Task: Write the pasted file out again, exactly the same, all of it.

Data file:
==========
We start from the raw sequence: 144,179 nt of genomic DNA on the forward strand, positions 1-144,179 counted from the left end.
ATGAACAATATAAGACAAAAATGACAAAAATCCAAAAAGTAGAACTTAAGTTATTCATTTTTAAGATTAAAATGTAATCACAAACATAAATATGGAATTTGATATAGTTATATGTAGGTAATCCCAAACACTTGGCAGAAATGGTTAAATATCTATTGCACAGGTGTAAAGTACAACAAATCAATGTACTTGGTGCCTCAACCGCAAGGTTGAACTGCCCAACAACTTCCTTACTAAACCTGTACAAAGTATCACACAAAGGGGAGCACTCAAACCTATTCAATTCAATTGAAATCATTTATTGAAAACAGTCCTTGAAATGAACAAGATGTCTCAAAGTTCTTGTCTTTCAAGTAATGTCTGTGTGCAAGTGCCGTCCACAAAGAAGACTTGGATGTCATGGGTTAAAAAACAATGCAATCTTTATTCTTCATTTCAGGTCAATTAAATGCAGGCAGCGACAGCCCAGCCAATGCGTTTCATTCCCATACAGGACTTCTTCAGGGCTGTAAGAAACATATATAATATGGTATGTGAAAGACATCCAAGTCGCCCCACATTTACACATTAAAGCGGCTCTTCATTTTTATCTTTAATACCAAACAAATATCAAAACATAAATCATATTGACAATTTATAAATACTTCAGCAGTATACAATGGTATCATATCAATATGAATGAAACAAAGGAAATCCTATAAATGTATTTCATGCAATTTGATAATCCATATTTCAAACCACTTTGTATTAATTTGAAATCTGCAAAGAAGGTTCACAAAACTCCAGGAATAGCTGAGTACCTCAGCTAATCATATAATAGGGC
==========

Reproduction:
We start from the raw sequence: 144,179 nt of genomic DNA on the forward strand, positions 1-144,179 counted from the left end.
ATGAACAATATAAGACAAAAATGACAAAAATCCAAAAAGTAGAACTTAAGTTATTCATTTTTAAGATTAAAATGTAATCACAAACATAAATATGGAATTTGATATAGTTATATGTAGGTAATCCCAAACACTTGGCAGAAATGGTTAAATATCTATTGCACAGGTGTAAAGTACAACAAATCAATGTACTTGGTGCCTCAACCGCAAGGTTGAACTGCCCAACAACTTCCTTACTAAACCTGTACAAAGTATCACACAAAGGGGAGCACTCAAACCTATTCAATTCAATTGAAATCATTTATTGAAAACAGTCCTTGAAATGAACAAGATGTCTCAAAGTTCTTGTCTTTCAAGTAATGTCTGTGTGCAAGTGCCGTCCACAAAGAAGACTTGGATGTCATGGGTTAAAAAACAATGCAATCTTTATTCTTCATTTCAGGTCAATTAAATGCAGGCAGCGACAGCCCAGCCAATGCGTTTCATTCCCATACAGGACTTCTTCAGGGCTGTAAGAAACATATATAATATGGTATGTGAAAGACATCCAAGTCGCCCCACATTTACACATTAAAGCGGCTCTTCATTTTTATCTTTAATACCAAACAAATATCAAAACATAAATCATATTGACAATTTATAAATACTTCAGCAGTATACAATGGTATCATATCAATATGAATGAAACAAAGGAAATCCTATAAATGTATTTCATGCAATTTGATAATCCATATTTCAAACCACTTTGTATTAATTTGAAATCTGCAAAGAAGGTTCACAAAACTCCAGGAATAGCTGAGTACCTCAGCTAATCATATAATAGGGC